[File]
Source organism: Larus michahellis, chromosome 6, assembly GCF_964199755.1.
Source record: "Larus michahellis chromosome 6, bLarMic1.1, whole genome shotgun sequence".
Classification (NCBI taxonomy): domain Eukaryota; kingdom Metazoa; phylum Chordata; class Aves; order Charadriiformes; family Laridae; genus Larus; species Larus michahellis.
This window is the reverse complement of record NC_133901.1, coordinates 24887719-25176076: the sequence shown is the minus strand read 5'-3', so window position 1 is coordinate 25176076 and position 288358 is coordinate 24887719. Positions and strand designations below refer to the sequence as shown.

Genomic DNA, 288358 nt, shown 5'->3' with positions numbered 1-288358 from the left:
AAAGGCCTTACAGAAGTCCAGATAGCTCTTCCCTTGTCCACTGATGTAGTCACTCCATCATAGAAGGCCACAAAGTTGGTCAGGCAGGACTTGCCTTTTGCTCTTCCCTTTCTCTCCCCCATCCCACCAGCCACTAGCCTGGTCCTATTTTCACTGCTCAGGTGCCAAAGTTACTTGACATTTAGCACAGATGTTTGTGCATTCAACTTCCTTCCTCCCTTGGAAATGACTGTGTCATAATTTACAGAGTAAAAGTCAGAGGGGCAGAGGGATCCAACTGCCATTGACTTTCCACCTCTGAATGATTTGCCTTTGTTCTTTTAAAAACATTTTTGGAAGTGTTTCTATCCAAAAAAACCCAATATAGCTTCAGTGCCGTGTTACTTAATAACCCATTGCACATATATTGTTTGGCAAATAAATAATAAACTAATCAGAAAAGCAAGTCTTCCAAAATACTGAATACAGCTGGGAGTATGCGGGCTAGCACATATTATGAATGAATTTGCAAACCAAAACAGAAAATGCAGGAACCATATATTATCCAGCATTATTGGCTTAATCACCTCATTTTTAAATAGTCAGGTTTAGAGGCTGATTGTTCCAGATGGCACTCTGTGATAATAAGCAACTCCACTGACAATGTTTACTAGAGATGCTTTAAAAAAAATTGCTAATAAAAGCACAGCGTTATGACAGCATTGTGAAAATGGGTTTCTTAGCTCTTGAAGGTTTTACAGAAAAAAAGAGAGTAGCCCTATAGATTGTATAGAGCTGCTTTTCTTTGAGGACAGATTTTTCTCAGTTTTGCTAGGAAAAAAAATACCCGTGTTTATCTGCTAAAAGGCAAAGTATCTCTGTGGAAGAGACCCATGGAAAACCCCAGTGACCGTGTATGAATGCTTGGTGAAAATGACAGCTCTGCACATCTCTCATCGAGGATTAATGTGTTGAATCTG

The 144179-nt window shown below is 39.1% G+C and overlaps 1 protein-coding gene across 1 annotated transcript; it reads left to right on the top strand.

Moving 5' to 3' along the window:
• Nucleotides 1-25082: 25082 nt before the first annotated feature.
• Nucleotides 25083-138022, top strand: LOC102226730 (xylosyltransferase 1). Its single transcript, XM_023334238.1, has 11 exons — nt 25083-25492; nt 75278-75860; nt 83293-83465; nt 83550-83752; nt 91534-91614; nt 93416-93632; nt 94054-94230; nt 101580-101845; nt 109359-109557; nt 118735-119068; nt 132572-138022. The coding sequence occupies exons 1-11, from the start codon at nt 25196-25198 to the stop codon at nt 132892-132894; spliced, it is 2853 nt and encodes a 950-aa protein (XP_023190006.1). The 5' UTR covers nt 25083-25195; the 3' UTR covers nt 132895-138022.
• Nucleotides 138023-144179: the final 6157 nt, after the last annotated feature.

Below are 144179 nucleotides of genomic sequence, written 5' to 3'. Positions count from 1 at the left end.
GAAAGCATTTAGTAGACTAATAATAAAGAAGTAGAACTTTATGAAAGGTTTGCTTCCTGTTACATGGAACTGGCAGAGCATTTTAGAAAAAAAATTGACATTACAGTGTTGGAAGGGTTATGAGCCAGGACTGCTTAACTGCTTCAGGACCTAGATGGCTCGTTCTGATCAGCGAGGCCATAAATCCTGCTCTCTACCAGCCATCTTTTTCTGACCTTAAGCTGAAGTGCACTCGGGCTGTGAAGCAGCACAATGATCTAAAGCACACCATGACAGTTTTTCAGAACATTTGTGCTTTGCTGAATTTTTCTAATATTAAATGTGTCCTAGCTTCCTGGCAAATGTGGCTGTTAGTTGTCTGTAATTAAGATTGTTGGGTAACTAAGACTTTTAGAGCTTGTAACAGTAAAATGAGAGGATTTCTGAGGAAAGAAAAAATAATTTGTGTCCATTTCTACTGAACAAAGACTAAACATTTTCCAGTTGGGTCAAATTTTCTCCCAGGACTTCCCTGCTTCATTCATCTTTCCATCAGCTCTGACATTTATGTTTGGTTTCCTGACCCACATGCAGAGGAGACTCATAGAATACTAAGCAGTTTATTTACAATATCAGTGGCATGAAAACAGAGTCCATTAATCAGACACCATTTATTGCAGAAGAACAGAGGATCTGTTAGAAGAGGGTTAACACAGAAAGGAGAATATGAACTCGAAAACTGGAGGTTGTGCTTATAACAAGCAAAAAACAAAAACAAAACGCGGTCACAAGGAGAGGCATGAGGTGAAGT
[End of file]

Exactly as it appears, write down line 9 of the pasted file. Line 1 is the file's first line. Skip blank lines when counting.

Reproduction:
• Nucleotides 1-25082: 25082 nt before the first annotated feature.